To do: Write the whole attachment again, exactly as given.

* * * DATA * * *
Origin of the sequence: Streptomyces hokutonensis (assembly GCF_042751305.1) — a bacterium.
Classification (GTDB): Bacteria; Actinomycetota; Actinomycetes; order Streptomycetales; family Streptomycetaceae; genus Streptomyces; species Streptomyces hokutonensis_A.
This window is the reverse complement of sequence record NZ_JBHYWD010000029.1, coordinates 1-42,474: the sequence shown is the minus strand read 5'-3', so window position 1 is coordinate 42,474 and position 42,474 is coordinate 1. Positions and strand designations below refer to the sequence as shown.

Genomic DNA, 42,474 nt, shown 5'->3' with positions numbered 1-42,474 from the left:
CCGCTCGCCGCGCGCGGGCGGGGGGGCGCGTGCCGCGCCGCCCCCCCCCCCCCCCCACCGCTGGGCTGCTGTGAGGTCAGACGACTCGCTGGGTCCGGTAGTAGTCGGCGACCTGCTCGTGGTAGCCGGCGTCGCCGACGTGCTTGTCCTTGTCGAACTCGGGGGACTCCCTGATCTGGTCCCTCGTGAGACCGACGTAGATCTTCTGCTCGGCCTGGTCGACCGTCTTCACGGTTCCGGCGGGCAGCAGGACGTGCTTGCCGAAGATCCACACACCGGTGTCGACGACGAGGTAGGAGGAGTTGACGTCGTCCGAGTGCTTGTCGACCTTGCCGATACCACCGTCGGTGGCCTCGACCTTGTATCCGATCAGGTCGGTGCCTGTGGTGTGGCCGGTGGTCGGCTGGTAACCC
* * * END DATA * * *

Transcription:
Origin of the sequence: Streptomyces hokutonensis (assembly GCF_042751305.1) — a bacterium.
Classification (GTDB): Bacteria; Actinomycetota; Actinomycetes; order Streptomycetales; family Streptomycetaceae; genus Streptomyces; species Streptomyces hokutonensis_A.
This window is the reverse complement of sequence record NZ_JBHYWD010000029.1, coordinates 1-42,474: the sequence shown is the minus strand read 5'-3', so window position 1 is coordinate 42,474 and position 42,474 is coordinate 1. Positions and strand designations below refer to the sequence as shown.

Genomic DNA, 42,474 nt, shown 5'->3' with positions numbered 1-42,474 from the left:
CCGCTCGCCGCGCGCGGGCGGGGGGGCGCGTGCCGCGCCGCCCCCCCCCCCCCCCCACCGCTGGGCTGCTGTGAGGTCAGACGACTCGCTGGGTCCGGTAGTAGTCGGCGACCTGCTCGTGGTAGCCGGCGTCGCCGACGTGCTTGTCCTTGTCGAACTCGGGGGACTCCCTGATCTGGTCCCTCGTGAGACCGACGTAGATCTTCTGCTCGGCCTGGTCGACCGTCTTCACGGTTCCGGCGGGCAGCAGGACGTGCTTGCCGAAGATCCACACACCGGTGTCGACGACGAGGTAGGAGGAGTTGACGTCGTCCGAGTGCTTGTCGACCTTGCCGATACCACCGTCGGTGGCCTCGACCTTGTATCCGATCAGGTCGGTGCCTGTGGTGTGGCCGGTGGTCGGCTGGTAACCC